Hanging on to their country souls

A word to divas: Crossover albums risk losing original fan base

October 16, 2002|By Randy Lewis | Randy Lewis,SPECIAL TO THE SUN

Must a country music star trade her country soul to become a pop diva?

Find the answer in the latest singles from Shania Twain, Faith Hill and LeAnn Rimes, each of whom parlayed country music fame into across-the-board pop success. All three have just released the first singles from new albums, but only one is a hit with country fans.

Twain's "I'm Gonna Getcha Good!" is getting country listeners good, making its debut this week at No. 21 on the Radio & Records trade publication's list of the most-played records on country stations in the nation. That's the highest debut on the country chart by a female performer in Radio & Records' 30-year history, and second overall only to Garth Brooks, says its country music editor, Lon Helton.

Twain's single, setting up the Nov. 19 release of her new album, Up!, is further shaping up as "an out-of-the-park smash across all formats," says Jeff Pollack, one of the nation's leading radio consultants.

Hill's "Cry" single, however, has stalled on the country charts and has not made significant inroads in pop - it's holding at No. 33 on the Billboard Hot 100 after eight weeks - while Rimes' "Life Goes On" is getting moderate pop airplay but has been all but shunned by country radio.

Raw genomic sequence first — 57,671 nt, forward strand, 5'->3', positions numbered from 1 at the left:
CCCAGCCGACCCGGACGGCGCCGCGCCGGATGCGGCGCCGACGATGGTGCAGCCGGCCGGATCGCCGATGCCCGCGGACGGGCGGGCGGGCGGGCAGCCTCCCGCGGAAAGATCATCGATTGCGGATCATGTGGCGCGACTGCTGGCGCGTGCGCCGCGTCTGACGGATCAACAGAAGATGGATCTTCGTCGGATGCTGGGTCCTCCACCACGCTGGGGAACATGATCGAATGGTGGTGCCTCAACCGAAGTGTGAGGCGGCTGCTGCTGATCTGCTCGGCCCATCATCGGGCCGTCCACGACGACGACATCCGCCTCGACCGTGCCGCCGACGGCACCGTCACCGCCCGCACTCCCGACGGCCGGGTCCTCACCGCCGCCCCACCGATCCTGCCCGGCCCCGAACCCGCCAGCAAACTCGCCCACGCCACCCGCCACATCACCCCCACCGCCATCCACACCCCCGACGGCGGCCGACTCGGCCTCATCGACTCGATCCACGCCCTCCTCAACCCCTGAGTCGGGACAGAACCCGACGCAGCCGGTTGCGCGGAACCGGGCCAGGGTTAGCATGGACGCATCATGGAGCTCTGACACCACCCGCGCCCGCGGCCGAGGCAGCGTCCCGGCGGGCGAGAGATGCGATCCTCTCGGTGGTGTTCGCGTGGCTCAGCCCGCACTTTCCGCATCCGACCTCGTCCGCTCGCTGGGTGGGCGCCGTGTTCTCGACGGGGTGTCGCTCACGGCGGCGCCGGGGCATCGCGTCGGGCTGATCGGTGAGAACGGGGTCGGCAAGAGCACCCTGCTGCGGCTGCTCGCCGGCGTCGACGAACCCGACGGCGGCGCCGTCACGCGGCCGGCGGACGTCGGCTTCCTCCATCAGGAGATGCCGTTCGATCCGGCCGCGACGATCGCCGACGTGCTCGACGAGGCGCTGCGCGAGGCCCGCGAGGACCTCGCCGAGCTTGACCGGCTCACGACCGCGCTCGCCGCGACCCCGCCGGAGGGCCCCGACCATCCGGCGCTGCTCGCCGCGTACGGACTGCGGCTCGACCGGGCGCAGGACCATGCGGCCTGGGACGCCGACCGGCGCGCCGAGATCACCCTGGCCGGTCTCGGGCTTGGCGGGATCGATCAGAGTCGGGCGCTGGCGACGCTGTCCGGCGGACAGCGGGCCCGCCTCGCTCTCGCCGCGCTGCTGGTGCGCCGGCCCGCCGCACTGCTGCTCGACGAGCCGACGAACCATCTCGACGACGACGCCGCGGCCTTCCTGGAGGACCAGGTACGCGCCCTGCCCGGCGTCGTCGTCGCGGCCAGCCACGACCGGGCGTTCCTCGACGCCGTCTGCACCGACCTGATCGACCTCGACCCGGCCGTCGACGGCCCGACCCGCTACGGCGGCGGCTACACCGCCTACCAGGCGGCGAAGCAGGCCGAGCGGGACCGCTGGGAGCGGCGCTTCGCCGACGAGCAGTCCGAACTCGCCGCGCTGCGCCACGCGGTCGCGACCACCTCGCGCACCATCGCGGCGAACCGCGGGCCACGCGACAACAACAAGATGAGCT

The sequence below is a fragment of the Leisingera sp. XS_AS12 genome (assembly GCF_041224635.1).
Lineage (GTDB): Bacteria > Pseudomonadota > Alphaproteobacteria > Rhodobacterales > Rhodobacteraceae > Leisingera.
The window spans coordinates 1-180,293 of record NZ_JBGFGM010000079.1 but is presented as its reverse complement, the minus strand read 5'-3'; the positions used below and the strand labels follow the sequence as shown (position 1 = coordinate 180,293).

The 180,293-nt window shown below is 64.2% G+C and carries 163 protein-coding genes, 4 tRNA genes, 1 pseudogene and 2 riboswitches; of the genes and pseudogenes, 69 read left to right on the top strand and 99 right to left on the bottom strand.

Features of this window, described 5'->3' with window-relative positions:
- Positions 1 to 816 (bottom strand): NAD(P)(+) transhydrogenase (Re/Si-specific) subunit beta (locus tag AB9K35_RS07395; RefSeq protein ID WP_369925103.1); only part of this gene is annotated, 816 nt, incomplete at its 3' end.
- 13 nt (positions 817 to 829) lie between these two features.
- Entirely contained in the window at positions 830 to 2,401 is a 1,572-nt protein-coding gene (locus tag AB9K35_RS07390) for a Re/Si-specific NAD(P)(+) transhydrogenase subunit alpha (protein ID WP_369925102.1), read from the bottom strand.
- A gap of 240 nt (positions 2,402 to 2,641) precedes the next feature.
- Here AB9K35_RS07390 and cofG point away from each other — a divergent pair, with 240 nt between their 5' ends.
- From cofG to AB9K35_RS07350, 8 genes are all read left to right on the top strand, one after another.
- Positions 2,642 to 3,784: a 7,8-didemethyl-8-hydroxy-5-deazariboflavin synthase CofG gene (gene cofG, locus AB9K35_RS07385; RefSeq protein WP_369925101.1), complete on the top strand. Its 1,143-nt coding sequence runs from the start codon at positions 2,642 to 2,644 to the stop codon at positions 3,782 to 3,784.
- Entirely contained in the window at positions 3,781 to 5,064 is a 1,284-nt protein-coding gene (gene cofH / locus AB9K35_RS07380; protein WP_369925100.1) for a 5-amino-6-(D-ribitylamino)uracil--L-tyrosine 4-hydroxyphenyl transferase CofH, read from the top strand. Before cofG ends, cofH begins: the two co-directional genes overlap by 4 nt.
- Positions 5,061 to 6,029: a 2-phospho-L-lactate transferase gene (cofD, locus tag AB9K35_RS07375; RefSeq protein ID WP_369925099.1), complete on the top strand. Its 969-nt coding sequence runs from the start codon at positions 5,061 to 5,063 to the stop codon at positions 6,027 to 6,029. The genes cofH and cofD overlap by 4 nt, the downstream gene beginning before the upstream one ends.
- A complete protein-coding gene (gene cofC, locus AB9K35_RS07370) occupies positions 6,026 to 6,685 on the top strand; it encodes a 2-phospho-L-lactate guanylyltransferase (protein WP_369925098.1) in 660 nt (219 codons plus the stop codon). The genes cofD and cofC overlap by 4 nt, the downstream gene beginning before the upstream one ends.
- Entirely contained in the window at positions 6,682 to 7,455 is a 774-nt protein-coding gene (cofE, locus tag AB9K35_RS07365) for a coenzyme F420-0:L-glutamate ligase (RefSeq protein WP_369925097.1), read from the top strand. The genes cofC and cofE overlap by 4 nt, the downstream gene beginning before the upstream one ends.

Only six of the 150 country stations that report to Radio & Records are playing Rimes' single; by comparison, 127 of those stations added Twain's single as soon as it was released.

"The critical lesson here," Pollack says, "is that if you want to cross over, you can never, ever abandon your core audience. If you do, you can't get them back."

Hill's album Cry "is completely devoid of any country music or of any country songs," says R. J. Curtis, operations manager at country station KZLA-FM in Los Angeles.

"I'm curious about how it's going to be accepted as a pop record, but if she isn't careful, this could be her `Chris Gaines' project, without the weirdness," Curtis says, referring to Garth Brooks' coldly received, alter-ego pop-crossover album of 1999.

Likewise, Rimes' new Twisted Angel album is full of pop, R&B and hip-hop rhythms and production work, leaving country fans and radio programmers feeling abandoned.

Twain, meanwhile, has released a song that Curtis feels "is very consistent with what she's done on her last two albums, and in this single she's effectively put one foot in both pools."

Adds Pollack: "Everybody wants to have a huge pop record because pop [sales] numbers are so much bigger than country numbers.

"It's a calculated risk ... Growing is great, but never abandon your base, or you can end up with nothing."

Randy Lewis writes for the Los Angeles Times, a Tribune Publishing newspaper.

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